Assessing Regional Integration in Africa II

Rationalizing Regional Economic Communities

image of Assessing Regional Integration in Africa II

This report examines the effectiveness of Africa’s regional economic communities in pushing forward the regional integration agenda towards the objectives of the Abuja Treaty establishing the African Economic Community. A fully functioning African Economic Community will remove all barriers to movement of people, goods and services across the continent, thereby creating a single economic space. The report examines the critical role that institutions in general can play in achieving policy objectives, and the specific role that African institutions perform. The analysis focuses on the regional economic communities, which have been designated by the African Union as the building blocks for achieving the African Economic Community.



Inadequate coordination at the continental level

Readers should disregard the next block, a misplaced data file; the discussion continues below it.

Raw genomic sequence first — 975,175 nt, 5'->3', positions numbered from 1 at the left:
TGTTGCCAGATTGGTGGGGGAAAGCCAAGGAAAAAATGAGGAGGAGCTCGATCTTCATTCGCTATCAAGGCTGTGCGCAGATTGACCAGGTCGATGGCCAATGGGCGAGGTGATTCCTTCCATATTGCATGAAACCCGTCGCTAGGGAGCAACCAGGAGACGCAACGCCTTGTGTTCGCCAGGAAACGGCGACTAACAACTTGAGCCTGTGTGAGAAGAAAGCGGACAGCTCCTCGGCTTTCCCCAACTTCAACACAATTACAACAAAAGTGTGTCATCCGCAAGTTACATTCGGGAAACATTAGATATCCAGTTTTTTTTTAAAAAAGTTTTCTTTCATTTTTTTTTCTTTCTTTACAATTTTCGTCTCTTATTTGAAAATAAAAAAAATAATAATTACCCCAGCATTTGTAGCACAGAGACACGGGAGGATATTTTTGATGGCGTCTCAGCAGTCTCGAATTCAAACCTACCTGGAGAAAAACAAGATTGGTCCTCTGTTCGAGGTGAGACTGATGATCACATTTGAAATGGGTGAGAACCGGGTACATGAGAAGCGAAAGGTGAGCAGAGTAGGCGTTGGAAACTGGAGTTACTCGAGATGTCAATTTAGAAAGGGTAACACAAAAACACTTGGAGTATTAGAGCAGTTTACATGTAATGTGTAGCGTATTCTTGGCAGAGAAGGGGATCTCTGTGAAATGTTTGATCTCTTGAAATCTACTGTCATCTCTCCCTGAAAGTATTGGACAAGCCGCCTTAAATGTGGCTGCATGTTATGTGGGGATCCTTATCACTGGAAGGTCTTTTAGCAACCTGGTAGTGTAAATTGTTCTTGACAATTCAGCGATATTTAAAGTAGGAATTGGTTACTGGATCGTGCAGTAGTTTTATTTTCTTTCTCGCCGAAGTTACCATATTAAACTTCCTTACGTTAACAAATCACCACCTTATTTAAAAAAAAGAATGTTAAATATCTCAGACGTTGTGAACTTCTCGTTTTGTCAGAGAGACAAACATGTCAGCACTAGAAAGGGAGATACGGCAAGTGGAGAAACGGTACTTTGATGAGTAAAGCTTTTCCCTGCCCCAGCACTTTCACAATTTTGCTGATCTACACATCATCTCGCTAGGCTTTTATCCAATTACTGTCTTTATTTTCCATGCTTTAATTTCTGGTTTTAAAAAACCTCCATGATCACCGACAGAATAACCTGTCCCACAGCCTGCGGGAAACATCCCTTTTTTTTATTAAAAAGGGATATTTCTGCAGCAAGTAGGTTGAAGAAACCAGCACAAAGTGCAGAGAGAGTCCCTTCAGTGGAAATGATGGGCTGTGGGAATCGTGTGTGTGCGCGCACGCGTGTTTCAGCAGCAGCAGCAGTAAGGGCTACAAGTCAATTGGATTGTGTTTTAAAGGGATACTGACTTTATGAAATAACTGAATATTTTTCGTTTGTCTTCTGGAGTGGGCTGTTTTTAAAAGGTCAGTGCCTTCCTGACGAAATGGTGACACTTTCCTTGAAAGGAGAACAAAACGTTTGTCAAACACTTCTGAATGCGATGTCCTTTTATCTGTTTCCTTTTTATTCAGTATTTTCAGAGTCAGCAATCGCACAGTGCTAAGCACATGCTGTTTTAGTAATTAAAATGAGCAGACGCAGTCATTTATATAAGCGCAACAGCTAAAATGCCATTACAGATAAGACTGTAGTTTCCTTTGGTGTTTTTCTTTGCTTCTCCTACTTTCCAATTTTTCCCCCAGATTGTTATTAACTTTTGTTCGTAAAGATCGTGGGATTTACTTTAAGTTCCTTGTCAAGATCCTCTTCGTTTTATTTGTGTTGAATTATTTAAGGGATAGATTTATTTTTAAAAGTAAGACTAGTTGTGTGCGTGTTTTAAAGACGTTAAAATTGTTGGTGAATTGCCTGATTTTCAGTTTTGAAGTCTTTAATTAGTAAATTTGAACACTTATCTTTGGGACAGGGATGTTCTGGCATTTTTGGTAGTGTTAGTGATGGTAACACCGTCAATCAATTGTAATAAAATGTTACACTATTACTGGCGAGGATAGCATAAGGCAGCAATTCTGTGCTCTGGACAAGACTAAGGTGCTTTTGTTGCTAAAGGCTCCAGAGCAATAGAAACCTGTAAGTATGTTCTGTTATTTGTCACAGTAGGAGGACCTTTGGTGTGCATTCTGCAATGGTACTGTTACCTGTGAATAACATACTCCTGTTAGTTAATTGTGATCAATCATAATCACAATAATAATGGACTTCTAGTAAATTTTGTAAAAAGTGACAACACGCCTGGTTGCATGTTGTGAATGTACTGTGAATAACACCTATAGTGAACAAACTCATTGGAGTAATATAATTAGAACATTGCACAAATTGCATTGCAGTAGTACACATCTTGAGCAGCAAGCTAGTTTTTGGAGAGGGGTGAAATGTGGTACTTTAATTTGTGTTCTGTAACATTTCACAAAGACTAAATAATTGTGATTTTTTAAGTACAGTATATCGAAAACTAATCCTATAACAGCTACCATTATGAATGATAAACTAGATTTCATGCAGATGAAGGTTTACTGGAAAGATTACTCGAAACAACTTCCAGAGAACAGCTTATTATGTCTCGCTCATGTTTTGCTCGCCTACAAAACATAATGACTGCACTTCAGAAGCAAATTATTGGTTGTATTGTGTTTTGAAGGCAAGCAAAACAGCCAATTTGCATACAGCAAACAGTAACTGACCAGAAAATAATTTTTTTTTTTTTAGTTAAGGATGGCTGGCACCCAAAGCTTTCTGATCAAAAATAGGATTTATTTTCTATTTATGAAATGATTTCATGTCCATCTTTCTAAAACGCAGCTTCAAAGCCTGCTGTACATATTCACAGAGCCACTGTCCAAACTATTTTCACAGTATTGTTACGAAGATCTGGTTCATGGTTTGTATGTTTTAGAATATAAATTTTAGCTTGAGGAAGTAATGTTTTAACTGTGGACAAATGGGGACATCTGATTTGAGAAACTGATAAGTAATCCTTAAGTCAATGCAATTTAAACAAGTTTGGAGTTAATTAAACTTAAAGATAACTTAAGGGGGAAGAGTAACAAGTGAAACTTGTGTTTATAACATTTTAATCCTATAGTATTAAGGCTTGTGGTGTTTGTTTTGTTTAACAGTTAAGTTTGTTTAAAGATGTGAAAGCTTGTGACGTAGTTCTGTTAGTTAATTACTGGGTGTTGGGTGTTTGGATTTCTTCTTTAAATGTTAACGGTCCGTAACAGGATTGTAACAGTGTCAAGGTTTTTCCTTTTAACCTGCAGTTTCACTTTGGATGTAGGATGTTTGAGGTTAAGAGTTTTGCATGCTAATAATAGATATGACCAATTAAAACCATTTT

In the 15 years since the Abuja Treaty was signed African countries have introduced numerous initiatives in regional integration without coordinating them at the continental level. Integration outcomes clearly show that the continental blueprints for integration have served only as loose frameworks—not as rule-based points of reference—for the regional integration agenda. Coordinating mechanisms with a legal basis—essential in enforcing standards and commitments to integration a tall levels—are lacking. And this has led to overlapping memberships and in effective coordination and harmonization of programmes among the regional economic communities.


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